Venomous Snake Species in RochesterEastern Massasauga Rattlesnake: The smallest venomous snake in New York at barely over two feet on average, and one of only three venomous species in the state overall, it’s also the only one near the Rochester area. Fond of damp, swampy lands, they tend to be brownish-grey in color with hourglass spots. Despite their small size, they can be aggressive, and their smaller rattle can make it hard to hear them before it’s too late. Size aside, if bitten seek immediate emergency medical attention. Development and changing climate has taken their toll on these snakes, and they are classified as an endangered species. The other two venomous snakes in New York, the copperhead and timber rattlesnake are not found near the Rochester area.
If you're unsure, you can email me a photo of the snake at email@example.com and I will email you back with the snake's species. If you found a snake skin, read my Found a Skin? page, and you can email me a photo of the skin, and I'll identify the snake for you. If you need professional Rochester snake removal help, click my Get Help page, or see the below website sponsor I found, who provides that service.
How do snakes smell their environment?
Snakes don't exactly “smell” like we — humans — can smell. The smell of bacon is often enough to lure teenagers from their beds, certain smells having very distinct impressions on the brain, and causing a vast array of reactions.
Snakes have similar reactions, but rather than using a sense of smell, they use their forked tongues to analyze various chemical components in the air around them. Every time the tongue is poked out of the snake’s mouth and then sneaks back in again, it delivers chemical messages that the snake can then analyze with a special gland and system, relaying a wealth of information. The “vomeronasal” system is connected to the “vomeronasal” organ, which is also commonly referred to as the “Jacobson’s" organ. Situated at the top/roof of the snake's mouth, it collects the chemical messages that are picked up via the tongue and then "figures them out”. Electrical signals are believed to be behind it all, essentially allowing the snake to smell life around them in a three-dimensional way. They can use those chemical reactions and messages to work out other animals in the area, and whether or not they are predators or prey. They can figure out where holes are, and whether there are other animals inhabiting those holes. They can determine a lot of things using that smelling-in-3D method, and it is also how female snakes will send out messages to male snakes, letting them know they are ready to breed.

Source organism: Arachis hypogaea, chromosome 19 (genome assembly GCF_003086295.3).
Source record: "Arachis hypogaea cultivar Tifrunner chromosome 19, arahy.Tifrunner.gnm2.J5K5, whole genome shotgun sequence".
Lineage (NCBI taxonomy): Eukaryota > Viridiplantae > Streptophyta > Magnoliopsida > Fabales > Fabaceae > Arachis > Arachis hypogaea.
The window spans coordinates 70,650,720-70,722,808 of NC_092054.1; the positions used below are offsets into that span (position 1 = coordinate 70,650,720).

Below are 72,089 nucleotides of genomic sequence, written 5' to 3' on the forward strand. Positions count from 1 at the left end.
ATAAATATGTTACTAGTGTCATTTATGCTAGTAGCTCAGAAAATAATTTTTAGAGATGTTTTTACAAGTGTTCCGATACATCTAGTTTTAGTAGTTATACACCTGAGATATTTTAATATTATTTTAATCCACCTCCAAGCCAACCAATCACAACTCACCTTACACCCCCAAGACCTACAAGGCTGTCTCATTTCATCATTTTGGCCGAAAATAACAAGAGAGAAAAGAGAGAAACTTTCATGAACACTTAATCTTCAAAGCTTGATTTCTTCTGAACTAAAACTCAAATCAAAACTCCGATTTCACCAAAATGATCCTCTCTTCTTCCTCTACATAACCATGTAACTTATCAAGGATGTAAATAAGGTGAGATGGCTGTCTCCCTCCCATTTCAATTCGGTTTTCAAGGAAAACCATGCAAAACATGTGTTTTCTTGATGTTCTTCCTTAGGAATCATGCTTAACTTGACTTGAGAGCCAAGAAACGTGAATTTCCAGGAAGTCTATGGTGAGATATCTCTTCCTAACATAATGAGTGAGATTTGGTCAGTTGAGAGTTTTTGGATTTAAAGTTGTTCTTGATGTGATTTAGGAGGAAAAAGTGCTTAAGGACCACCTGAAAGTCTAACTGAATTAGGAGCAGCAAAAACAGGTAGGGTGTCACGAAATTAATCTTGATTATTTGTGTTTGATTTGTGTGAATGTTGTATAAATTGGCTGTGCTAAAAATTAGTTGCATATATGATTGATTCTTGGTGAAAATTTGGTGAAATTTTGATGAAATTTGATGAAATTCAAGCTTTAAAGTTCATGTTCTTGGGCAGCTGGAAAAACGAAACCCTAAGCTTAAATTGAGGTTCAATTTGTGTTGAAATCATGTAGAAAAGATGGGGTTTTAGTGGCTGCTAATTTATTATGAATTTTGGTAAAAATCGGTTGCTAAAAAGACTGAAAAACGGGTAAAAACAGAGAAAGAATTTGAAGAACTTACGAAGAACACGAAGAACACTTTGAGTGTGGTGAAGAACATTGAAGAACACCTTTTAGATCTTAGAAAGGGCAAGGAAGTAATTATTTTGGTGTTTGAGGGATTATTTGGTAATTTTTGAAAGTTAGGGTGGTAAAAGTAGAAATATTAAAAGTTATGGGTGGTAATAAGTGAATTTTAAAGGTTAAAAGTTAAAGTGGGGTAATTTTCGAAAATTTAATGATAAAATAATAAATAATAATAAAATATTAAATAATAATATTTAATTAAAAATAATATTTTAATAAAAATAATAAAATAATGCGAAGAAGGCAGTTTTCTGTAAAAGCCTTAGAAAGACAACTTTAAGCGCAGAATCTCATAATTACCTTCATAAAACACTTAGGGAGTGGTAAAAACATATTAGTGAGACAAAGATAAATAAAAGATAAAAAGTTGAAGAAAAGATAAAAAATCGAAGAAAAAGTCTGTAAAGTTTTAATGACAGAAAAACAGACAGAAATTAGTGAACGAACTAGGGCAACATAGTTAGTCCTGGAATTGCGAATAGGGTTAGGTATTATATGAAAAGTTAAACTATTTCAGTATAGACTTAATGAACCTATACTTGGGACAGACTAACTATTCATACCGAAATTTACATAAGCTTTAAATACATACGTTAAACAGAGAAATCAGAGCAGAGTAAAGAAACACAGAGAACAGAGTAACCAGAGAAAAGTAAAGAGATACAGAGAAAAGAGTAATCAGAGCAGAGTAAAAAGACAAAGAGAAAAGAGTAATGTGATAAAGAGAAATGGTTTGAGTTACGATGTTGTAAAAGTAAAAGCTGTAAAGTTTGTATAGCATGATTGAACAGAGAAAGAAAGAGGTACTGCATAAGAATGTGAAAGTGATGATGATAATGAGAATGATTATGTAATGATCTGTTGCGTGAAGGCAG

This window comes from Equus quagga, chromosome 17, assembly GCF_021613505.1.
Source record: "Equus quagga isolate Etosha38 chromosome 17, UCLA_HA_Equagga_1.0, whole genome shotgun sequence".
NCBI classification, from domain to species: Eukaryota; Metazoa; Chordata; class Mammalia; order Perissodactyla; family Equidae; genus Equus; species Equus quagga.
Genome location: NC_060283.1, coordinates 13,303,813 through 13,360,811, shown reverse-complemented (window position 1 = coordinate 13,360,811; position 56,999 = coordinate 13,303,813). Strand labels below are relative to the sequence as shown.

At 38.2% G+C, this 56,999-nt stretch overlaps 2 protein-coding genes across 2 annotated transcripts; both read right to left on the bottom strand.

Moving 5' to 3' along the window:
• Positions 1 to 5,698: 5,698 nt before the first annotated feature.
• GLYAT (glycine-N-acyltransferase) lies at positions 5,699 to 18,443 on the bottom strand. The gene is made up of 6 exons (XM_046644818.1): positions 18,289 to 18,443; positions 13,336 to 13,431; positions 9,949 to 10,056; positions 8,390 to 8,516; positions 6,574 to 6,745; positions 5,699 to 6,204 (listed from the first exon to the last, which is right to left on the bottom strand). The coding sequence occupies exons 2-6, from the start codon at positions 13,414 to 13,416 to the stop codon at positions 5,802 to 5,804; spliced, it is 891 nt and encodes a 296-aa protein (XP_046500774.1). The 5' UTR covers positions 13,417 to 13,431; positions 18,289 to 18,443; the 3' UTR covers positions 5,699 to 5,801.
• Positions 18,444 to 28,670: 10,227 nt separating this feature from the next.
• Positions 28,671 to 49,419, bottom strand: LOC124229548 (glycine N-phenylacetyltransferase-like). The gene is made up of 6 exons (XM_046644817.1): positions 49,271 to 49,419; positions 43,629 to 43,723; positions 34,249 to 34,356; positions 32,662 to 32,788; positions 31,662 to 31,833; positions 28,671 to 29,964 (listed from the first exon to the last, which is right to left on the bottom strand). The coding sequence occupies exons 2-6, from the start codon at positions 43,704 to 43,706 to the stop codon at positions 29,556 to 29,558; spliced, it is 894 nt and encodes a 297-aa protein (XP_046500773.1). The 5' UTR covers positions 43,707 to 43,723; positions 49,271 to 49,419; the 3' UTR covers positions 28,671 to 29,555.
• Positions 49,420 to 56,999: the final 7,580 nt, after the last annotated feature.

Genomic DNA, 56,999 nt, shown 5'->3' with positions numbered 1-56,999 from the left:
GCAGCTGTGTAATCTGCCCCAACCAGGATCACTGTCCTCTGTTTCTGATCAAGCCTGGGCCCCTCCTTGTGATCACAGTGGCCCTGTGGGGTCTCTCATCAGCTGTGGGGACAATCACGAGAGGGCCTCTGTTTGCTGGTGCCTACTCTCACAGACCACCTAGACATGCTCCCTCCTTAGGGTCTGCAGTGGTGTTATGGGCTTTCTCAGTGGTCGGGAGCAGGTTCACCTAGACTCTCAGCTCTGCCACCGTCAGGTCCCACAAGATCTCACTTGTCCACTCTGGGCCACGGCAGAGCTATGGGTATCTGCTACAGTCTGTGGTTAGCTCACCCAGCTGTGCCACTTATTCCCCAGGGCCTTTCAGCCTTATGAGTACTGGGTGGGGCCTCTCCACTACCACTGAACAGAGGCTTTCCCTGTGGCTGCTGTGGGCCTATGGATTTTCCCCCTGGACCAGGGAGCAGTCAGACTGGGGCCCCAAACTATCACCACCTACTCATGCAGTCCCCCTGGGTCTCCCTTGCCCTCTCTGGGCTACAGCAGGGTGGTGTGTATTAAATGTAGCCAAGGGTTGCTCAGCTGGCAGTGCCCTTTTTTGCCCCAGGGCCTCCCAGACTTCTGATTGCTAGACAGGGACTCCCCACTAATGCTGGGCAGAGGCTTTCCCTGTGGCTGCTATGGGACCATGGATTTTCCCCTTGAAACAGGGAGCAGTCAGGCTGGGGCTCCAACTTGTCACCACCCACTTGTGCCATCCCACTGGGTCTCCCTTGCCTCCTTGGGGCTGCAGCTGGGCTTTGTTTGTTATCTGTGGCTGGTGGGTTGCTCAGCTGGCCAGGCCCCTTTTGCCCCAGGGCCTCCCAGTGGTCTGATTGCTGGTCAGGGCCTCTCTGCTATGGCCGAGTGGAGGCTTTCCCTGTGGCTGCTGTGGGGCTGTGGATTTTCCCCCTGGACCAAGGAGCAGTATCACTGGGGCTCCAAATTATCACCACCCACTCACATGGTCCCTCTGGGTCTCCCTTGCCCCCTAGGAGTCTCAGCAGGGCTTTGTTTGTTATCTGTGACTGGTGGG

Remember, the term is not poisonous snakes of Rochester, it's venomous snakes of Rochester. Poison is generally something you eat, and venom is injected into you. That said, dangerous snakes are very rare in Rochester. The few venomous snakes of Monroe County are rarely seen. But they are commonly misidentified, so learn about all the snake species of Rochester in order to correctly identify them. These snakes are usually also found in the surrounding towns of Rochester, Webster, Greece, Brockport, Fairport, Penfield, Henrietta, Pittsford, Irondequoit, Brighton, Hilton, Chili, Spencerport, East Rochester, Mendon, Gates, Honeoye Falls, Churchville, Scottsville, Hamlin, Rush, Wheatland, Clarkson, Riga, Gates-North Gates, and the surrounding areas.
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Do snakes chase you?